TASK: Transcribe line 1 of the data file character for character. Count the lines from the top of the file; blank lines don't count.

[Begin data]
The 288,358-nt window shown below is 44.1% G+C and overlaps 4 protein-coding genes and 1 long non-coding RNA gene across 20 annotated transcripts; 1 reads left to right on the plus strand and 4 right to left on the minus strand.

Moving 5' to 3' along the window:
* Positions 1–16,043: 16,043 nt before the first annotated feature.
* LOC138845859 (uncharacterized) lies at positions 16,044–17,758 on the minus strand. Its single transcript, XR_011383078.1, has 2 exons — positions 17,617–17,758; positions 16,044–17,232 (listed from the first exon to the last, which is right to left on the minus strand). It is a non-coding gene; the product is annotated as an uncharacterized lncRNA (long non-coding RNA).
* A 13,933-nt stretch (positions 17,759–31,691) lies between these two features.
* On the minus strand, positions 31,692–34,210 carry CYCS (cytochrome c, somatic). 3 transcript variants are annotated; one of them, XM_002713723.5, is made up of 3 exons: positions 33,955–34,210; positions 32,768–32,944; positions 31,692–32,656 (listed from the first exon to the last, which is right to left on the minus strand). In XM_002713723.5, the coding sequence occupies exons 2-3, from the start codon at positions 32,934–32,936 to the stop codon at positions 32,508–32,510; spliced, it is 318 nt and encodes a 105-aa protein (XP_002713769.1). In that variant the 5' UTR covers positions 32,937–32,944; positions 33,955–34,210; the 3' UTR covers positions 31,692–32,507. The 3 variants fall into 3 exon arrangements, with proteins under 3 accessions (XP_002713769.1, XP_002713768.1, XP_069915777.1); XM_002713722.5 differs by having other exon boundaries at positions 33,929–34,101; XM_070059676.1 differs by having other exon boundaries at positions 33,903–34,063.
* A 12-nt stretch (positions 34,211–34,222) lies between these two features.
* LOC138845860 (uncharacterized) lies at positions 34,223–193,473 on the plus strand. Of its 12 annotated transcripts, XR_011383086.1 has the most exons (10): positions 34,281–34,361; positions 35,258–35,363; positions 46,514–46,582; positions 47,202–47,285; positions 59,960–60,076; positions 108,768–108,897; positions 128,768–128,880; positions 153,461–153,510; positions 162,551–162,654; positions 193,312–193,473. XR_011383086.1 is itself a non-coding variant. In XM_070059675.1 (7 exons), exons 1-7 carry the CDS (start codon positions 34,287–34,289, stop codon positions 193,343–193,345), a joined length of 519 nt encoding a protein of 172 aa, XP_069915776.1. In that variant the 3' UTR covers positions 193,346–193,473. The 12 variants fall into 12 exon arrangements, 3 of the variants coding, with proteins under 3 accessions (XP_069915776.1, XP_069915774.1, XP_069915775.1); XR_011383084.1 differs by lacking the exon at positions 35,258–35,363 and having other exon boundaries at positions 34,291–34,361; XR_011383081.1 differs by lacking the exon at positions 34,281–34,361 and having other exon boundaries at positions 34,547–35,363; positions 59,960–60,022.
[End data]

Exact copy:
The 288,358-nt window shown below is 44.1% G+C and overlaps 4 protein-coding genes and 1 long non-coding RNA gene across 20 annotated transcripts; 1 reads left to right on the plus strand and 4 right to left on the minus strand.